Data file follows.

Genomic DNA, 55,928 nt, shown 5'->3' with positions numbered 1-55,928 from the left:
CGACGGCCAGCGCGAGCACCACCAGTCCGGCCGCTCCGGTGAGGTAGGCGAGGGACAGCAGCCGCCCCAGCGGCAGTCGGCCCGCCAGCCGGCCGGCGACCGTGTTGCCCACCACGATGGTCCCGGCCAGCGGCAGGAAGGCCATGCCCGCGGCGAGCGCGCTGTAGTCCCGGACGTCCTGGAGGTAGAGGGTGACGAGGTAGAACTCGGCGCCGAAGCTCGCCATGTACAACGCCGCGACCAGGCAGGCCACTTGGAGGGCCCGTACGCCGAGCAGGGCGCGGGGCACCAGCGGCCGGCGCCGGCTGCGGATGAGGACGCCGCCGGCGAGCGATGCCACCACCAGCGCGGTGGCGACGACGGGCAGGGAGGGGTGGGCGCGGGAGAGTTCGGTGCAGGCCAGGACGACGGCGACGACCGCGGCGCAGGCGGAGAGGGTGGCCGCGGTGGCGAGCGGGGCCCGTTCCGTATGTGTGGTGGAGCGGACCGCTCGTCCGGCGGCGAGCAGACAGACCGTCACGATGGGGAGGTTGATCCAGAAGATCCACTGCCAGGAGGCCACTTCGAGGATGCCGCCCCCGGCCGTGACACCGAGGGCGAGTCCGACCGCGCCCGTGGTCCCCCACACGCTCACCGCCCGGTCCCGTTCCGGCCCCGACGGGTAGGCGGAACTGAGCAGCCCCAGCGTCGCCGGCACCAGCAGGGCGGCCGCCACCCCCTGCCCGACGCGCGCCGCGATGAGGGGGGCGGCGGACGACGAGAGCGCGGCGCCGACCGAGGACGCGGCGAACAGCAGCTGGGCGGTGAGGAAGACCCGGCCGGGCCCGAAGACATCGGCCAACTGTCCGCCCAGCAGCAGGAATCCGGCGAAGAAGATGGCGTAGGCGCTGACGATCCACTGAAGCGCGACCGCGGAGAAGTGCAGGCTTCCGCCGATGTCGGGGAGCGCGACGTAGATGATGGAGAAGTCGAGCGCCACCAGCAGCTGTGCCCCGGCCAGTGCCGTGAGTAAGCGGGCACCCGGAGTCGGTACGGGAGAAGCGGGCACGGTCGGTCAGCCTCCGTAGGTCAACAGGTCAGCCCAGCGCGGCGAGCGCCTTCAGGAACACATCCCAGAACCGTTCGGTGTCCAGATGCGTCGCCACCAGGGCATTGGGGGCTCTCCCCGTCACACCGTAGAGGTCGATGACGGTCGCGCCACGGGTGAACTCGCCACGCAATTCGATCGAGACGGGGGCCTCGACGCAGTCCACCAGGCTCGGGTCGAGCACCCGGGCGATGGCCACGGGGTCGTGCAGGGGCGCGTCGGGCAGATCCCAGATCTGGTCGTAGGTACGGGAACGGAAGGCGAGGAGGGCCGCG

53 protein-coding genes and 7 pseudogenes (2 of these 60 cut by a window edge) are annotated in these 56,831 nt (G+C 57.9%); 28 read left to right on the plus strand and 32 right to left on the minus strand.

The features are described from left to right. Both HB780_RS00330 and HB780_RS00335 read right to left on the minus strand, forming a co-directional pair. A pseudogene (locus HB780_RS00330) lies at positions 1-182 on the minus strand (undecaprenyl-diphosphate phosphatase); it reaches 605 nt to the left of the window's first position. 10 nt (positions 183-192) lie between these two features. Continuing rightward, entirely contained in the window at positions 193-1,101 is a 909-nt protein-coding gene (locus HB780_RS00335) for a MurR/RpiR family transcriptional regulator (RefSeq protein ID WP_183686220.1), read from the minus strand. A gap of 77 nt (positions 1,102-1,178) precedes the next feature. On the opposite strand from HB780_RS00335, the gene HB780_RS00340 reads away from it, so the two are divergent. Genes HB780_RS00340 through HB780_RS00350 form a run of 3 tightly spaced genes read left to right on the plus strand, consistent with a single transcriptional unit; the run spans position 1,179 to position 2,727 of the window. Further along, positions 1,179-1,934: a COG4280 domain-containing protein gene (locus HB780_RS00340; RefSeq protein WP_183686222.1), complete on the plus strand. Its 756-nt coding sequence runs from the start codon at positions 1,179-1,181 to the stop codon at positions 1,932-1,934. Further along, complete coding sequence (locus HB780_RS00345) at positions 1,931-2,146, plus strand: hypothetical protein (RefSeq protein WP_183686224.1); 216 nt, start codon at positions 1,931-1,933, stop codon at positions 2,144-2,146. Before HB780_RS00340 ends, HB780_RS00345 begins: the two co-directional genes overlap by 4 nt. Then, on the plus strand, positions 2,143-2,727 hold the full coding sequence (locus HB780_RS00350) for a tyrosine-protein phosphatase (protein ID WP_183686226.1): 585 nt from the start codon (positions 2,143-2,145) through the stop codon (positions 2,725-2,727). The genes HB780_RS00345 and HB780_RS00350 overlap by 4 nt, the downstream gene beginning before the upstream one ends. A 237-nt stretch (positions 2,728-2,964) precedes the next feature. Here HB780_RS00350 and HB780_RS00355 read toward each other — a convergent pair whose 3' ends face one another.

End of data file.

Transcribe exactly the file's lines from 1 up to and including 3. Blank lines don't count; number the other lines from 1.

Genomic DNA, 55,928 nt, shown 5'->3' with positions numbered 1-55,928 from the left:
CGACGGCCAGCGCGAGCACCACCAGTCCGGCCGCTCCGGTGAGGTAGGCGAGGGACAGCAGCCGCCCCAGCGGCAGTCGGCCCGCCAGCCGGCCGGCGACCGTGTTGCCCACCACGATGGTCCCGGCCAGCGGCAGGAAGGCCATGCCCGCGGCGAGCGCGCTGTAGTCCCGGACGTCCTGGAGGTAGAGGGTGACGAGGTAGAACTCGGCGCCGAAGCTCGCCATGTACAACGCCGCGACCAGGCAGGCCACTTGGAGGGCCCGTACGCCGAGCAGGGCGCGGGGCACCAGCGGCCGGCGCCGGCTGCGGATGAGGACGCCGCCGGCGAGCGATGCCACCACCAGCGCGGTGGCGACGACGGGCAGGGAGGGGTGGGCGCGGGAGAGTTCGGTGCAGGCCAGGACGACGGCGACGACCGCGGCGCAGGCGGAGAGGGTGGCCGCGGTGGCGAGCGGGGCCCGTTCCGTATGTGTGGTGGAGCGGACCGCTCGTCCGGCGGCGAGCAGACAGACCGTCACGATGGGGAGGTTGATCCAGAAGATCCACTGCCAGGAGGCCACTTCGAGGATGCCGCCCCCGGCCGTGACACCGAGGGCGAGTCCGACCGCGCCCGTGGTCCCCCACACGCTCACCGCCCGGTCCCGTTCCGGCCCCGACGGGTAGGCGGAACTGAGCAGCCCCAGCGTCGCCGGCACCAGCAGGGCGGCCGCCACCCCCTGCCCGACGCGCGCCGCGATGAGGGGGGCGGCGGACGACGAGAGCGCGGCGCCGACCGAGGACGCGGCGAACAGCAGCTGGGCGGTGAGGAAGACCCGGCCGGGCCCGAAGACATCGGCCAACTGTCCGCCCAGCAGCAGGAATCCGGCGAAGAAGATGGCGTAGGCGCTGACGATCCACTGAAGCGCGACCGCGGAGAAGTGCAGGCTTCCGCCGATGTCGGGGAGCGCGACGTAGATGATGGAGAAGTCGAGCGCCACCAGCAGCTGTGCCCCGGCCAGTGCCGTGAGTAAGCGGGCACCCGGAGTCGGTACGGGAGAAGCGGGCACGGTCGGTCAGCCTCCGTAGGTCAACAGGTCAGCCCAGCGCGGCGAGCGCCTTCAGGAACACATCCCAGAACCGTTCGGTGTCCAGATGCGTCGCCACCAGGGCATTGGGGGCTCTCCCCGTCACACCGTAGAGGTCGATGACGGTCGCGCCACGGGTGAACTCGCCACGCAATTCGATCGAGACGGGGGCCTCGACGCAGTCCACCAGGCTCGGGTCGAGCACCCGGGCGATGGCCACGGGGTCGTGCAGGGGCGCGTCGGGCAGATCCCAGATCTGGTCGTAGGTACGGGAACGGAAGGCGAGGAGGGCCGCG

53 protein-coding genes and 7 pseudogenes (2 of these 60 cut by a window edge) are annotated in these 56,831 nt (G+C 57.9%); 28 read left to right on the plus strand and 32 right to left on the minus strand.